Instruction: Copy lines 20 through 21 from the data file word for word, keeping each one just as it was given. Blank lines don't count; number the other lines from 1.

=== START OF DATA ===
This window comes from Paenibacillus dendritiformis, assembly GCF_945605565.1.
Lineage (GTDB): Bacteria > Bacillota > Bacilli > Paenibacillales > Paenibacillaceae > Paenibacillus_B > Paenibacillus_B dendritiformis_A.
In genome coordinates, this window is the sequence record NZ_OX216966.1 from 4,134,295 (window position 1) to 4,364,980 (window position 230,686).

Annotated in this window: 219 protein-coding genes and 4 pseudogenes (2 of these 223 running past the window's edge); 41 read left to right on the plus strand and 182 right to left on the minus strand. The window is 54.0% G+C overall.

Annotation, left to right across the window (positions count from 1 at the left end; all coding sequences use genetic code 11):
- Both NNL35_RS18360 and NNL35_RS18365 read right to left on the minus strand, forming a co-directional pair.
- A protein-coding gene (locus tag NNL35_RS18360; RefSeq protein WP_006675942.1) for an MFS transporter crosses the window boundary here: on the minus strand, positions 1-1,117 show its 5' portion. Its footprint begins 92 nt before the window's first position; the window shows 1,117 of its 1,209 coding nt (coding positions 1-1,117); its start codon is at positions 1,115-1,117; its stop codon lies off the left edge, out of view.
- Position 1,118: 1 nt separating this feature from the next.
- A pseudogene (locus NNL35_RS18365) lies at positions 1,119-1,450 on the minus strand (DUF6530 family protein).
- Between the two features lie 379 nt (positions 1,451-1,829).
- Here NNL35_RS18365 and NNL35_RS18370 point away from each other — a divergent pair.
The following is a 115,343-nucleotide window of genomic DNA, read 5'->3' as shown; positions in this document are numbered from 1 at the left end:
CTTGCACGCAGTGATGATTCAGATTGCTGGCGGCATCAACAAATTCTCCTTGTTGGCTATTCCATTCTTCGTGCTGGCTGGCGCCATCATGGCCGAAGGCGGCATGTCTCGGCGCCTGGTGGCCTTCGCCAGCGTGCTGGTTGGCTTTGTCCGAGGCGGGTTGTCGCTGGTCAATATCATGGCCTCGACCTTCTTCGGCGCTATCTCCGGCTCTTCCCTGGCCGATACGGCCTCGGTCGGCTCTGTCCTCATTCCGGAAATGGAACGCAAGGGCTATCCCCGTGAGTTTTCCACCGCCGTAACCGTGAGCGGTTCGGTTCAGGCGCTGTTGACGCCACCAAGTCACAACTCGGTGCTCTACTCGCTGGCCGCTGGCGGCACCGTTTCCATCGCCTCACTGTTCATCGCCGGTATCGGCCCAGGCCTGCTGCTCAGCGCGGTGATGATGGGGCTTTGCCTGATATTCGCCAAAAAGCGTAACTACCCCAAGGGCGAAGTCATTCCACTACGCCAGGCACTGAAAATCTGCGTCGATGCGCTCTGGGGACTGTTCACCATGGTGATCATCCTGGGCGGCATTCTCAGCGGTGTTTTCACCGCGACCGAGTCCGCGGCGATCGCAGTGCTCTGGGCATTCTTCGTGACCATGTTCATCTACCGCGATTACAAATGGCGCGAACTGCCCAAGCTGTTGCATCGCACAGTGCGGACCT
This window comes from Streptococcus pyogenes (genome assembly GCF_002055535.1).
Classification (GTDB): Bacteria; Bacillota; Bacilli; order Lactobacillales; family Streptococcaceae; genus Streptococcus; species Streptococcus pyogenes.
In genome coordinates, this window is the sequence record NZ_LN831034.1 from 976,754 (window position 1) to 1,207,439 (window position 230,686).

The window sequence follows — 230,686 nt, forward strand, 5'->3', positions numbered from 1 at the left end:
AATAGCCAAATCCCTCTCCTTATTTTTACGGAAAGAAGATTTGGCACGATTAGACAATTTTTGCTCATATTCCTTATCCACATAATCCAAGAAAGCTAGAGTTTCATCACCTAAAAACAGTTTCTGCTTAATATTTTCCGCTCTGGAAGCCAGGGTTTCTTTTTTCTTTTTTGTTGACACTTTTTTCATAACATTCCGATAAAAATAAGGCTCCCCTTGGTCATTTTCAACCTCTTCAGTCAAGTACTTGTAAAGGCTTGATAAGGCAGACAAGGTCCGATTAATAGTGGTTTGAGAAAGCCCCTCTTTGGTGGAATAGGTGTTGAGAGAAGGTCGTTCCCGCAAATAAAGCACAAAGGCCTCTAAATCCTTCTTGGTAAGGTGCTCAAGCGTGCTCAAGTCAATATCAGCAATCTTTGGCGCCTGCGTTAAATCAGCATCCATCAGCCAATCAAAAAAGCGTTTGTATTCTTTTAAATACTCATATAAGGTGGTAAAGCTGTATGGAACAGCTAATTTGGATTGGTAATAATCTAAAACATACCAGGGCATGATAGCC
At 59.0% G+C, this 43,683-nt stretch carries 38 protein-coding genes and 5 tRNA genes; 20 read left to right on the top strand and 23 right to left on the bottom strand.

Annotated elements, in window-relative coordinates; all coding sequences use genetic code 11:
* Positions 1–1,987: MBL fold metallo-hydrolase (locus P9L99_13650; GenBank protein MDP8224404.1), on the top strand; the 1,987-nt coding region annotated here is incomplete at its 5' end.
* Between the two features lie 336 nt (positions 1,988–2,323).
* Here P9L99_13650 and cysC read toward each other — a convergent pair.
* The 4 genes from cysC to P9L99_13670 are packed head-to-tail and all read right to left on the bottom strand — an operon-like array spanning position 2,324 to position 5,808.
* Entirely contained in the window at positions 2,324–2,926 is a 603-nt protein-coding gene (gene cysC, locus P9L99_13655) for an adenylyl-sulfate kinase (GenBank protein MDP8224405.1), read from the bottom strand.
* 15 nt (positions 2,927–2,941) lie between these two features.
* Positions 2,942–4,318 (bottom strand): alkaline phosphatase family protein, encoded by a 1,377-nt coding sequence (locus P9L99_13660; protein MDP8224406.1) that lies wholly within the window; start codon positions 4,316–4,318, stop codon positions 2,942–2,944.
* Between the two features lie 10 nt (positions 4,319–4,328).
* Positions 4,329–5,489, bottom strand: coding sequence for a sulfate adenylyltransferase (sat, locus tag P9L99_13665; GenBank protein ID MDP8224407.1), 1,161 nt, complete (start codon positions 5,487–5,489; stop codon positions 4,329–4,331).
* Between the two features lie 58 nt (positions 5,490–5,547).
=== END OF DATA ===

Annotated elements, in window-relative coordinates; all coding sequences use genetic code 11:
* Positions 1–1,987: MBL fold metallo-hydrolase (locus P9L99_13650; GenBank protein MDP8224404.1), on the top strand; the 1,987-nt coding region annotated here is incomplete at its 5' end.